Telenovela Comes to Life in DESTINY OF DESIRE Telenovela Comes to Life in DESTINY OF DESIRE
Pictured: Ruth Livier, Ricardo Gutierrez, and Evelina Fernandez. Photo by Liz Lauren.  Review: DESTINY OF DESIRE at Goodman Theatre By Jonald Jude Reyes When you... Telenovela Comes to Life in DESTINY OF DESIRE

Pictured: Ruth Livier, Ricardo Gutierrez, and Evelina Fernandez. Photo by Liz Lauren. 

Review: DESTINY OF DESIRE at Goodman Theatre

By Jonald Jude Reyes

When you enter the Goodman’s Albert Theatre for DESTINY OF DESIRE, music greets you from a piano onstage. As other audience members begin to trickle in, actors appear and begin to stretch, vocally warm-up, & talk in loose conversations. A couple of actors walk through the house and talk to audiences, asking them how they’re doing and if they’re ready to watch the show. Then a whistle assembles all these lingering elements to a start. It feels loose, fun, and exciting as you’re just not sure what’s about to come next.

DESTINY OF DESIRE is presented in the formula of a telenovela — a Latin-American serial drama that is stylistically comparable to an American soap opera. We’re immediately thrown into an overly dramatic situation covered by a dark & stormy night in a run-down hospital. Two women are giving birth at the same time, each distinct in economic class. One is Hortencia del Rio (Elisa Bocanegra), accompanied by her farmer husband, Ernesto del Rio (Mauricio Mendoza); and the other is Fabiola Castillo (Ruth Livier), completely glammed in a sequin dress while pushing to bring life into this world. Bocanegra and Del Rio are very supportive of each other and truly exemplify the proud lower class who make ends meet with their love. Livier flares up her diva qualities, showing us the privileged society she and her casino-owning husband, Armando Castillo (Castulo Guerra), inhabit. Fabiola overwhelms the room and orders Dr. Jorge Ramiro Mendoza (Ricardo Gutierrez) and Sister Sonia (Evelina Fernandez) to do as she says before her husband arrives to see their newborn baby. The farm couple gives birth to a healthy baby girl into a picture perfect moment. Fabiola’s baby is born weak, and knowing that her husband would be unhappy, she commands the doctor and nun to switch the babies. Money comes into play, laying the bedrock for our story. After the switch, we’re delivered a magnificently choreographed musical “credit roll,” presented with dramatic tableaus in perfectly placed freeze frames.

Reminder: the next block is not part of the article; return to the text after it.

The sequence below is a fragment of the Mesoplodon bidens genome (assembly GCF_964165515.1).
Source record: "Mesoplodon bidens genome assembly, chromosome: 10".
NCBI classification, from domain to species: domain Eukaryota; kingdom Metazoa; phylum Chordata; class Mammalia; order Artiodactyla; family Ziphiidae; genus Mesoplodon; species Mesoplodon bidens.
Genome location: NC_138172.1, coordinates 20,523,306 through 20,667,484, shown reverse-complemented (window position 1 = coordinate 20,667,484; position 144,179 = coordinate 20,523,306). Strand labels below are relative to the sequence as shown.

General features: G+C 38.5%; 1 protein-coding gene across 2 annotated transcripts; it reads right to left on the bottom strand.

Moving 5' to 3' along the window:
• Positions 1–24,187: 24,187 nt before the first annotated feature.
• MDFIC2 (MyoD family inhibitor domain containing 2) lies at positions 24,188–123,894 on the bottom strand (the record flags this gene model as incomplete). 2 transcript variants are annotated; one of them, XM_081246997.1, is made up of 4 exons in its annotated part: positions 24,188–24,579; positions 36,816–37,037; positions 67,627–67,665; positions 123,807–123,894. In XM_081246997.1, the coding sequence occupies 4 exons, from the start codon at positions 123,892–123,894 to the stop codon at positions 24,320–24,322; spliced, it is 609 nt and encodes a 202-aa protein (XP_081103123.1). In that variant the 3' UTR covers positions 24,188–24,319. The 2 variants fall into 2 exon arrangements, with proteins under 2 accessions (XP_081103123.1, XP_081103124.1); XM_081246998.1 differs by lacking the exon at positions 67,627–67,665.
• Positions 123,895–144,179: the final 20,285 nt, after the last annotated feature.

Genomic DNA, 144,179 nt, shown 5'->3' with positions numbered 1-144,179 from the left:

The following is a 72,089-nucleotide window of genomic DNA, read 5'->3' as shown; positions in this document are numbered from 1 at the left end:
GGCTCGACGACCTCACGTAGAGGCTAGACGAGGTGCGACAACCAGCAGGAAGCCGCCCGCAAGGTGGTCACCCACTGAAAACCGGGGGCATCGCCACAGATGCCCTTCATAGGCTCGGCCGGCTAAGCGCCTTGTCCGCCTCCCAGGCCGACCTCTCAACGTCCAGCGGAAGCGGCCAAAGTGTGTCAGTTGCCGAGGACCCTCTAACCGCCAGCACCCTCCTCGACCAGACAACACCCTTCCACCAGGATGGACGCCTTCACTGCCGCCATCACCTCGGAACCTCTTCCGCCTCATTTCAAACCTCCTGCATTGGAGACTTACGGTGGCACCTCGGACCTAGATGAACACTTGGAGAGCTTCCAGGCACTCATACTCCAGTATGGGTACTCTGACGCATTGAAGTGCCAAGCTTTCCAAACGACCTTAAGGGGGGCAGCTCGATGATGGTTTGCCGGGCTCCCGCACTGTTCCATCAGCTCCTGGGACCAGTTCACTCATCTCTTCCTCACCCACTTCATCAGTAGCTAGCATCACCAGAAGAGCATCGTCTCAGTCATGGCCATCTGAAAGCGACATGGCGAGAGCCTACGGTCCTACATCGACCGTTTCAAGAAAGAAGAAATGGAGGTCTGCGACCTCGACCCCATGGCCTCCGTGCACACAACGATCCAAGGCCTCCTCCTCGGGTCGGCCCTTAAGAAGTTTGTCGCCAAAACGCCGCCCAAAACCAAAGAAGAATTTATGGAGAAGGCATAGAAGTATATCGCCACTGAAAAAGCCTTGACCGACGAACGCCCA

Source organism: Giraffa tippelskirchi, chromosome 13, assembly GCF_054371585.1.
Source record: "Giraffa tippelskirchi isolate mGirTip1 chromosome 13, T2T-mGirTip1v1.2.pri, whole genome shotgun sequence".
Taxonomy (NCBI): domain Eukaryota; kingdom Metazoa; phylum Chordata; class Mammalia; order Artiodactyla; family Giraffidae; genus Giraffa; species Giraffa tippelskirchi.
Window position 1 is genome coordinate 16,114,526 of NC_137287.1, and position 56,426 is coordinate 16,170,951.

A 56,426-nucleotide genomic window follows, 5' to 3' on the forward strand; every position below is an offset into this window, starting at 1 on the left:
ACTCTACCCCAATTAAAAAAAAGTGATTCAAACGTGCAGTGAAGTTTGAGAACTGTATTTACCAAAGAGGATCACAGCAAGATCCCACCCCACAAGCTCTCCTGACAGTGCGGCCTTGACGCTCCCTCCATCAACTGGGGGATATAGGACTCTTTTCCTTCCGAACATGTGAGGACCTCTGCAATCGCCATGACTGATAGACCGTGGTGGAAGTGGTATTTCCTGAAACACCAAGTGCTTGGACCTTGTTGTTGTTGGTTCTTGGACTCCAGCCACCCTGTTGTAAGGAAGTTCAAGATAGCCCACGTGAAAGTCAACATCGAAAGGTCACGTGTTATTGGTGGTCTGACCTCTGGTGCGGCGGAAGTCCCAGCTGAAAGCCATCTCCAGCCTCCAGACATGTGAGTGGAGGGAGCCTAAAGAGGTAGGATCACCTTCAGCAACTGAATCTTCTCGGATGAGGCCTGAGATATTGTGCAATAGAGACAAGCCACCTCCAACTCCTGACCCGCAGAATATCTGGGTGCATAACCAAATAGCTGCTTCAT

True to the telenovela style, subtle details enrich the production. Each transition has actors pushing or pulling scenery items like curtains, doors, windows, or chairs with embellished ballet dance moves. Director Jose Luis Valenzuela keeps a playful and upbeat energy throughout, a reminder that even though we’re invested in the drama, there’s humor in how ridiculous each new plots twist comes into play.

Adding weight to the production, sprinkled throughout are moments of fact sharing to complement the scene. For instance, during a jail scene a spotlight breaks in as an actor says into a microphone, “1 in every 100 Americans are behind bars…” and with each informative announcement, we’re left with a button of a joke before returning back.

18 years later, when the babies are grown into their economic lifestyles, Fabiola & Armando’s daughter, Pilar Castillo (Esperanza America) and Hortencia & Ernesto’s daughter, Victoria Maria (Ella Saldana North) cross paths, and situation on top of situation occurs. We have the long lost son who returns to appease his father, the love affair between doctors and wives, and of course, gunshots & stabbings. America and North each carry their wants and humanities to a perfect balance. Although Pilar’s inhabits a privileged upbringing, we see her want to be a poet, and giving Victoria Maria a chance to experience a life she’s never lived. And in the same vein, Victoria Maria wants to live a lavish lifestyle, but, in reality, knows how much she loves family and would do anything to keep up a strong bond. All the actors are great at showcasing these characteristics without being over-dramatic through the soap opera lens.

Karen Zacarias’s play is well orchestrated and written with distinct purposes that brings the play to a nice resolution. The set of reveals at the end is like an avalanche that has you laughing and applauding. But the best part of the entire production is the Latino-American voice. The rich culture and subtle comedic delivery is refreshing and provides for a fun ride.

DESTINY OF DESIRE runs through April 16th. For more information visit goodmantheatre.org.

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